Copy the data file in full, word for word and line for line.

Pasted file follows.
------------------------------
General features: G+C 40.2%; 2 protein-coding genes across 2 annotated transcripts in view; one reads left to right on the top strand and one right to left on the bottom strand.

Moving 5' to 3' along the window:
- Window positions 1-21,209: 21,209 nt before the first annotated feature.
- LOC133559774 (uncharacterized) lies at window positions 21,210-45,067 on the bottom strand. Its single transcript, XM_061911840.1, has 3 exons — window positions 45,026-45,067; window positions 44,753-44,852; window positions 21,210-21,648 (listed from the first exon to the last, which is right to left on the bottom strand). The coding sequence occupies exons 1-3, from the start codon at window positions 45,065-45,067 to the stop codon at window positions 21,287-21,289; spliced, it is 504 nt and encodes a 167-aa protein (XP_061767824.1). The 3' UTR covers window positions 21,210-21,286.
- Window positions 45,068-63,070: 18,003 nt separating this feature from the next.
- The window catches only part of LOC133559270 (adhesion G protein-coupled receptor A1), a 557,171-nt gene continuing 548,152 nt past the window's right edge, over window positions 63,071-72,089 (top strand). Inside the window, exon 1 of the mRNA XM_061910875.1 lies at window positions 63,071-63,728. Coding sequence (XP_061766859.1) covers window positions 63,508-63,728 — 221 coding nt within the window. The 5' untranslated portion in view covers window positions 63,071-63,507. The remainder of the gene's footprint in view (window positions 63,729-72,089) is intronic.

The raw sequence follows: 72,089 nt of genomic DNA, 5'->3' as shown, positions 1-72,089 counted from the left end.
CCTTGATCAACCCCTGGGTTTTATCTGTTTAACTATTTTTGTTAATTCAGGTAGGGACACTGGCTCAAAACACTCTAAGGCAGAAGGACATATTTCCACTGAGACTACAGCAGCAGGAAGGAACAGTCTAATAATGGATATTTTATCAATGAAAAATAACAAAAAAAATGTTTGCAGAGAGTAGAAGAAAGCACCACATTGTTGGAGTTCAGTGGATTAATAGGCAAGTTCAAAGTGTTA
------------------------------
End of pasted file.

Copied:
General features: G+C 40.2%; 2 protein-coding genes across 2 annotated transcripts in view; one reads left to right on the top strand and one right to left on the bottom strand.

Moving 5' to 3' along the window:
- Window positions 1-21,209: 21,209 nt before the first annotated feature.
- LOC133559774 (uncharacterized) lies at window positions 21,210-45,067 on the bottom strand. Its single transcript, XM_061911840.1, has 3 exons — window positions 45,026-45,067; window positions 44,753-44,852; window positions 21,210-21,648 (listed from the first exon to the last, which is right to left on the bottom strand). The coding sequence occupies exons 1-3, from the start codon at window positions 45,065-45,067 to the stop codon at window positions 21,287-21,289; spliced, it is 504 nt and encodes a 167-aa protein (XP_061767824.1). The 3' UTR covers window positions 21,210-21,286.
- Window positions 45,068-63,070: 18,003 nt separating this feature from the next.
- The window catches only part of LOC133559270 (adhesion G protein-coupled receptor A1), a 557,171-nt gene continuing 548,152 nt past the window's right edge, over window positions 63,071-72,089 (top strand). Inside the window, exon 1 of the mRNA XM_061910875.1 lies at window positions 63,071-63,728. Coding sequence (XP_061766859.1) covers window positions 63,508-63,728 — 221 coding nt within the window. The 5' untranslated portion in view covers window positions 63,071-63,507. The remainder of the gene's footprint in view (window positions 63,729-72,089) is intronic.

The raw sequence follows: 72,089 nt of genomic DNA, 5'->3' as shown, positions 1-72,089 counted from the left end.
CCTTGATCAACCCCTGGGTTTTATCTGTTTAACTATTTTTGTTAATTCAGGTAGGGACACTGGCTCAAAACACTCTAAGGCAGAAGGACATATTTCCACTGAGACTACAGCAGCAGGAAGGAACAGTCTAATAATGGATATTTTATCAATGAAAAATAACAAAAAAAATGTTTGCAGAGAGTAGAAGAAAGCACCACATTGTTGGAGTTCAGTGGATTAATAGGCAAGTTCAAAGTGTTA